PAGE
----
It’s been almost 60 years since one Kiev craftswoman, Oleksandra Koval, started to make traditional Ukrainian shirts called ‘vyshyvankas’ and for the last two decades she has been selling them at Kiev’s most popular tourist market on Andrew’s Descent.
Oleksandra Koval explained that things had changed: “Before, when the previous authorities ruled the state, we had never expected some people to buy vyshyvankas for Independence Day celebrations. But this year on Independence Day we dressed [in vyshyvankas] even dogs, cats, babies and men. Our people have realized: we are Ukrainians!”
It’s not only Ukrainian authentic shirts that have become popular. T-shirts with the Ukrainian coat of arms and anti-Russia slogans have became a trend in the country.
One customer, Iryna, said “We have become patriotic. If we respect something that is our own, other countries will respect us. We should respect our language, our culture, our coat of arms, our flag.”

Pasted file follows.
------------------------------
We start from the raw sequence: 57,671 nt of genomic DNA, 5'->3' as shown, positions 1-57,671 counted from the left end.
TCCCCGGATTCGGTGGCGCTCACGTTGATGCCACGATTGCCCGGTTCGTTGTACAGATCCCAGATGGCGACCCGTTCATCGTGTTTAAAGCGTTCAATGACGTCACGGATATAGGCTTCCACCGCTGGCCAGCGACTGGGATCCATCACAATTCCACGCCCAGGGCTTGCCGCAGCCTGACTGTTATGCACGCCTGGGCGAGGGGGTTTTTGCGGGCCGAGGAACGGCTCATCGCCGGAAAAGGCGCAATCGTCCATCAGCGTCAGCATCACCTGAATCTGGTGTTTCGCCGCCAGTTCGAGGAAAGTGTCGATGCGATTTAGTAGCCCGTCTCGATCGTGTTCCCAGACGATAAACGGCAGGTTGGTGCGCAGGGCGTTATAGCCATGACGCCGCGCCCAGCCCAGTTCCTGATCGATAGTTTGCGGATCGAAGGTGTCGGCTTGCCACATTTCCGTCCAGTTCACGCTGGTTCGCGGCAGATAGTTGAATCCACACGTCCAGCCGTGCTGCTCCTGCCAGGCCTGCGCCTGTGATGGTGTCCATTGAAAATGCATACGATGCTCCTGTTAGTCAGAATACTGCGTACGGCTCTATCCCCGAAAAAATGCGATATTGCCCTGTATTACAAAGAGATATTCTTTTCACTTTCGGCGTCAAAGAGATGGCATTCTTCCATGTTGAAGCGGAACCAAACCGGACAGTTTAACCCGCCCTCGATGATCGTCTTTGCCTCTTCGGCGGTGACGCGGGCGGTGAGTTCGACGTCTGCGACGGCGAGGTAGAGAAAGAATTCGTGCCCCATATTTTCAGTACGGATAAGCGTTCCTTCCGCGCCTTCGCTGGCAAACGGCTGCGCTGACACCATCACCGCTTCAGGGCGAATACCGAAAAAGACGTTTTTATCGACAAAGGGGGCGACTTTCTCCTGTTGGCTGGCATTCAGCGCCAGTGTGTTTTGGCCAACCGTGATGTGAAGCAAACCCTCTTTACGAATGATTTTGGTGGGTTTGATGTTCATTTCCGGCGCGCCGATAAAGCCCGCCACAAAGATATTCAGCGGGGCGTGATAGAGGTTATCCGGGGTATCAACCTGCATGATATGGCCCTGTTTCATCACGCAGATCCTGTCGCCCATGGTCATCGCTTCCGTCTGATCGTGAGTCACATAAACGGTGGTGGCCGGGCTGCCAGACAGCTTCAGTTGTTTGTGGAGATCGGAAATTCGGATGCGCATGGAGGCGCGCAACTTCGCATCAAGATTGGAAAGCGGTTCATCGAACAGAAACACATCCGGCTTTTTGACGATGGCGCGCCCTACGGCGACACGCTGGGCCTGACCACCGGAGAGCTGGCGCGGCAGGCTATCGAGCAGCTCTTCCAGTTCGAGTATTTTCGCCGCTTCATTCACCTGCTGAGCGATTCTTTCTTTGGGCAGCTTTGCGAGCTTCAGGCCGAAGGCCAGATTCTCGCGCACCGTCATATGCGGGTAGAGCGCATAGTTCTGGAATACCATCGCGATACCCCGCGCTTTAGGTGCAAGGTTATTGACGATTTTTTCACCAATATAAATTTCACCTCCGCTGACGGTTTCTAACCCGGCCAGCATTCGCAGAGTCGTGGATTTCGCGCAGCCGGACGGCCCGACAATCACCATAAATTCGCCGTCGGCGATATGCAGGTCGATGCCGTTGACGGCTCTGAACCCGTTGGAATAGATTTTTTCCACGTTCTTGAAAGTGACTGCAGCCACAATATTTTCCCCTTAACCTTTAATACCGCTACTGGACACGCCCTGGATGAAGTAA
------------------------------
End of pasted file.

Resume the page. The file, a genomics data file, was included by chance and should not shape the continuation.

Hanna Kovalenko and Anastasiya Yankovenko are the founders of the Ukrainian brand “Must Have”. They opened their first store in Kiev 2 years ago, but it was not until the Ukraine Revolution that people became excited about their ‘Made in Ukraine ‘items.
Anastasiya Yankovenko said:
“Many people like me started to buy everything that is Ukrainian. And why not? Why don’t you choose Ukrainian product if it’s competitive?!”
But ‘Vyshyvanka’ fashion is going beyond Ukrainian wardrobes – black, red, white ornaments are getting more and more popular among car-owners.
This woman decided to dress her car in a traditional Ukrainian outfit at one of the city car-services.
“I took a notice of this patriotic call – people wearing traditional Ukrainian vyshyvankas, putting national symbols on their cars – giving a second birth to Ukrainian tradition. And I really liked it, so I decided that my car should also get decorated.”
Meanwhile another car is waiting for folk dressing at the car-service. Viktoria Kovtun, manager at the car-service, told Euronews that the company had to broaden its gallery of ornaments since the first order came in early spring. Some people bring their own patterns to put on their cars. It’s normally two to three cars a day ordering a ‘car-vyshyvanka’.